If you don’t fit neatly into a particular category, if you’re difficult for people to place, they won’t place you, their eyes might slide right over you and move on to someone else. And if you try to break down those categories and let others in, in some places, they’ll kill you for it.
It seems this is what happened to Jean Sénac. He defied categorisation: an Algerian liberationist who didn’t speak Arabic and had a Spanish mother, his French stepfather’s surname and language. He lived in Paris during the war of independence, but was linked to the National Liberation Front’s struggle to overthrow colonial rule from the French capital. He was a socialist – and gay. One thing he knew was that love and the revolution cannot be separated.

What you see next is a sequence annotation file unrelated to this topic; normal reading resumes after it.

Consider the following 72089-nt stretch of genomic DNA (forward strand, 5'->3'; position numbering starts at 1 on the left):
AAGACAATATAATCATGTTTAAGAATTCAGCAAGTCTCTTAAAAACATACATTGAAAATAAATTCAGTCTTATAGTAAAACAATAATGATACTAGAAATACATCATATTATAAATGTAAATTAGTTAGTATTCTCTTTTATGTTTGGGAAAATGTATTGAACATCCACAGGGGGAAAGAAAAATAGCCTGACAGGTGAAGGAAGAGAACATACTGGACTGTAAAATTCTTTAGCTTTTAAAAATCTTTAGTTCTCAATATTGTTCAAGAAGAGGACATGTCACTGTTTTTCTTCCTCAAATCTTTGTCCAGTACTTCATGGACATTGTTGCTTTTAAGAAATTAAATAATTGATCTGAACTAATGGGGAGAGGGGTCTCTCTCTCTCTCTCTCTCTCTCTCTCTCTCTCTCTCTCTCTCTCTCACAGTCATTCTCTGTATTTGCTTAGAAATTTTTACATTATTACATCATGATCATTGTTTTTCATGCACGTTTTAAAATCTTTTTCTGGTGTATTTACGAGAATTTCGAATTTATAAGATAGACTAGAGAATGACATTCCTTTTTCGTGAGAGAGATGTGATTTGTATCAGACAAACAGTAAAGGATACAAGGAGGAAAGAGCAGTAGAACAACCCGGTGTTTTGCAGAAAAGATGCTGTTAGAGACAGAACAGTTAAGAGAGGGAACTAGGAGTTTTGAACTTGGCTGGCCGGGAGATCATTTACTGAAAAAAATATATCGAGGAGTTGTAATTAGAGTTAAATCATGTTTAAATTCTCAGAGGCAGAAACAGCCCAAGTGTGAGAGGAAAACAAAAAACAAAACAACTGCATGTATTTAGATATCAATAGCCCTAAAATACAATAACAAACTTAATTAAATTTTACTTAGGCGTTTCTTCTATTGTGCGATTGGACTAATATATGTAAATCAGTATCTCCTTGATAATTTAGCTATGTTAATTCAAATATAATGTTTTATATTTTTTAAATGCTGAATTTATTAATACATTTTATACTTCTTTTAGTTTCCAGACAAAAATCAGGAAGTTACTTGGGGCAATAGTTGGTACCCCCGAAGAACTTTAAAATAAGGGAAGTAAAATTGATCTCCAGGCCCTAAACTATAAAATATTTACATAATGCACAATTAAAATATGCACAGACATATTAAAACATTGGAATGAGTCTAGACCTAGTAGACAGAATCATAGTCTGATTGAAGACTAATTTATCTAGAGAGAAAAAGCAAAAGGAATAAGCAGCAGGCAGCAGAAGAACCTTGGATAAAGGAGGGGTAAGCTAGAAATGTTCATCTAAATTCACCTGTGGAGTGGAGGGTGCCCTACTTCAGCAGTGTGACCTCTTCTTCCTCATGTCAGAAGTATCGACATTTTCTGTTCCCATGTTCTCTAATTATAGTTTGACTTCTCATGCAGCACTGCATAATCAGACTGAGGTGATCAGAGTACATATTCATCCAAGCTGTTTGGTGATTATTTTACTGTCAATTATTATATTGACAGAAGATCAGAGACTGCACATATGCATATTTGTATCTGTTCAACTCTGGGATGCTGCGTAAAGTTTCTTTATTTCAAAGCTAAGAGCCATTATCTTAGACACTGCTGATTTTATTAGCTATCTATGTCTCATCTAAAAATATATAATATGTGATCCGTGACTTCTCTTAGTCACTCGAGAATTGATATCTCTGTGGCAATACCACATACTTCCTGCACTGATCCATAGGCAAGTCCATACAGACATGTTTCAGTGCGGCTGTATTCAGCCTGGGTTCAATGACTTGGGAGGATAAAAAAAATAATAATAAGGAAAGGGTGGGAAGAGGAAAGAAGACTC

Michigan State University Press, who also published Rumi’s first Arabic poems in English in the same series, took Citizens of Beauty on last year, almost half a century after the original publication in 1967. Seven years after his poems were published in Paris, Sénac was stabbed to death in his flat. He’d already told his friends how to mark his passing…
When Sénac was writing this, he was home. Socialist Algeria had become a reality – but military dictatorship was just around the corner, and his unexplained death was soon to follow. Jack Hirschman translated these poems into English in 1974, the year after Sénac died, but it took 40 years of effort till the whole book was delivered to English-speaking readers. And now the words live on.